Fortunately, in most cases, the immoral has been sanctioned by law. So, for instance, if the President ordered the wholesale slaughter of the inhabitants of Canada, there are international laws and treaties that cover that act, forbidding it, and thanks to the U.S. constitution, the officer's oath gives clear guidance. That order can be, and should be disobeyed.
Not content to stay with the easy stuff, Milburn considers decision making at the strategic (grand and otherwise) level. He says:
Any member of the military has a commonly understood obligation to disobey an illegal order; such cases are not controversial and therefore do not fall within the purview of this article. Instead, the focus is on orders that present military professionals with moral dilemmas, decisions wherein the needs of the institution appear to weigh on both sides of the equation. Whether the issuer of the order is a superior officer or a civilian leader, the same principles apply. However, because issues at the strategic level of decisionmaking have greater consequences and raise wider issues, I focus on dissent at this level.
He forces us to consider cases that are considerably more ambiguous than the rabid anti-Canadian-Chief Executive hypothetical. He draws a distinction between strategy and policy, and argues that military officers are not only responsible for giving expert advice vis the strategy side, but are also obliged to weigh in on the policy side, and should publicly disobey when their views are not accepted.
We really need an example. Let's assume one. General Electric does not believe that nation building in far off Sylvania is sound policy. He is convinced that such a project is immoral. Why? It is an imposition of Freedonian culture or extinction of indigenous Sylvanian culture, or perhaps it's a violation of Sylvanian national autonomy, or perhaps GE has reason to believe the project will bring on internal civil warfare in Sylvania, ending in substantial suffering and loss of life. For whatever reason, General Electric's moral spider sense is tingling. What does Milburn have to say about such a circumstance? GE should act as a check against the powers that are deciding the policy. If the executive and/or the Freedonian Congress has declared in favor of the policy, and set it in motion, he needs to disobey, perhaps even take more active steps to thwart.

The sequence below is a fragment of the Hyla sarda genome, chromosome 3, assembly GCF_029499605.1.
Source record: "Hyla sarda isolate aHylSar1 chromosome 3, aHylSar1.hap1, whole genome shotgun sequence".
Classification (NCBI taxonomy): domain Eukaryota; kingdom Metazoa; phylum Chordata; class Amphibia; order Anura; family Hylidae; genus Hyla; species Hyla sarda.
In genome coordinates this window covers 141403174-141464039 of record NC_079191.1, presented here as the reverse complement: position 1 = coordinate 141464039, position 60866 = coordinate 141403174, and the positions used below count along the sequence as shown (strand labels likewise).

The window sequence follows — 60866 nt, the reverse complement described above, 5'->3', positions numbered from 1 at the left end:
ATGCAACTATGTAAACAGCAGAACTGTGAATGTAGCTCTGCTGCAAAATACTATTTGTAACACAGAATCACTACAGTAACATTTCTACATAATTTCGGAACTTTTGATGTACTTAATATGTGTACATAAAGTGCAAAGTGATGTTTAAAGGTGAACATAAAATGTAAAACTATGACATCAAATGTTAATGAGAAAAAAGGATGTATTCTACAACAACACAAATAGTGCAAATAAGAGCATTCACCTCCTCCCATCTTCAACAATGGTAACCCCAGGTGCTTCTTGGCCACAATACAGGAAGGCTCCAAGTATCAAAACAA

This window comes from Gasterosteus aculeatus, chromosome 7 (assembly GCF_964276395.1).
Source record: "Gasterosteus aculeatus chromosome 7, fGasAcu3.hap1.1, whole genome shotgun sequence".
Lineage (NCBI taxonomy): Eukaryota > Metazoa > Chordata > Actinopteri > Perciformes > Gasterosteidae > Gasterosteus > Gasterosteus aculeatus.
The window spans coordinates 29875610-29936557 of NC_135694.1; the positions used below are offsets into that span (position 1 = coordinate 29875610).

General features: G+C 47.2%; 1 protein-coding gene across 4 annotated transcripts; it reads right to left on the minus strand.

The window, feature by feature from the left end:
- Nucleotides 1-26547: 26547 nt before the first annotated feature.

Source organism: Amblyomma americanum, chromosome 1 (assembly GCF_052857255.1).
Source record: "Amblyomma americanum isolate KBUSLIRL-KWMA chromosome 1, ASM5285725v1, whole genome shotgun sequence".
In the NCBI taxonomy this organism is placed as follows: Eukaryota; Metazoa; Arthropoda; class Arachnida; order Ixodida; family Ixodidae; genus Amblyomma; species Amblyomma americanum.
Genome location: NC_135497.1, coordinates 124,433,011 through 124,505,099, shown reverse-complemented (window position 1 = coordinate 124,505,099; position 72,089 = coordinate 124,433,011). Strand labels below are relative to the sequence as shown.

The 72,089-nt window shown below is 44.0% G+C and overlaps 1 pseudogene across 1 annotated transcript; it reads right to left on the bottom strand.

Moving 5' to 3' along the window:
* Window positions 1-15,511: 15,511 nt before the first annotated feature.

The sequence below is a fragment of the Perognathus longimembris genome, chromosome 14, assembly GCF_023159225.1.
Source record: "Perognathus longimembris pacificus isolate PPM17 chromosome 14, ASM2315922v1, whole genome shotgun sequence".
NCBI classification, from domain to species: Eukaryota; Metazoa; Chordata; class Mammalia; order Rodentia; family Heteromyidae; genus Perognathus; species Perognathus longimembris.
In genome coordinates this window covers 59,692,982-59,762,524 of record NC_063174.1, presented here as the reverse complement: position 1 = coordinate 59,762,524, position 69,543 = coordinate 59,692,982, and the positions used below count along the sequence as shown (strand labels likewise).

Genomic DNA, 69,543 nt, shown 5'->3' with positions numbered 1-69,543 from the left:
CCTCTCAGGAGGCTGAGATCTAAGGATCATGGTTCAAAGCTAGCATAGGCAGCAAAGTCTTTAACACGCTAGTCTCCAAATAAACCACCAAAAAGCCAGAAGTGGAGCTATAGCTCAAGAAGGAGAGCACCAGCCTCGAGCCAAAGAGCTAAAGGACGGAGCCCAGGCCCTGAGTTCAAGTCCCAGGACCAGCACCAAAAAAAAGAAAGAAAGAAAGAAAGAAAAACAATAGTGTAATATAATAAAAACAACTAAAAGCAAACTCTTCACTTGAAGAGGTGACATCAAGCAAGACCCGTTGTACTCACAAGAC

The traditionalists, of course, balk at the suggestion that the military professional has an important role to play as a check and balance: "In a democracy, the military is not the one assigned to ensure that civilian politicians are not shirking," commented Peter Feaver, a professor of political science at Duke University.10 Prima facie, this statement appears true. But when the results of bad decisionmaking are wasted lives and damage to the Nation; when the customary checks laid down in the Constitution—the electoral voice of the people, Congress, or the Supreme Court—are powerless to act in time; and when the military professional alone is in a position to prevent calamity, it makes little sense to argue that he should not exercise his discretion.
Notice, this is not, I repeat NOT like the Canada case. President Firefly (OK OK..I know. Now he's the U.S. Prez..just go with me on this..) orders the attack on Canada. General Electric seeing not only the clear immorality, but the clear illegality of the order, refuses, and even takes the President into custody, realizing that the people cannot vote Firefly out of office until the next election. What is more, Congress, being Congress, would "fiddle twiddle and resolve" but not be able to act in a timely manner. And the courts? Please. Wayyy to much time involved. This calls for immediate action!
This is the stuff of Hollywood scripts. We can imagine such cases, and imagine what might have been if analogous steps had been taken by the German high command during WWII, and see, at least partially, what motivates Milburn's argument in the present case.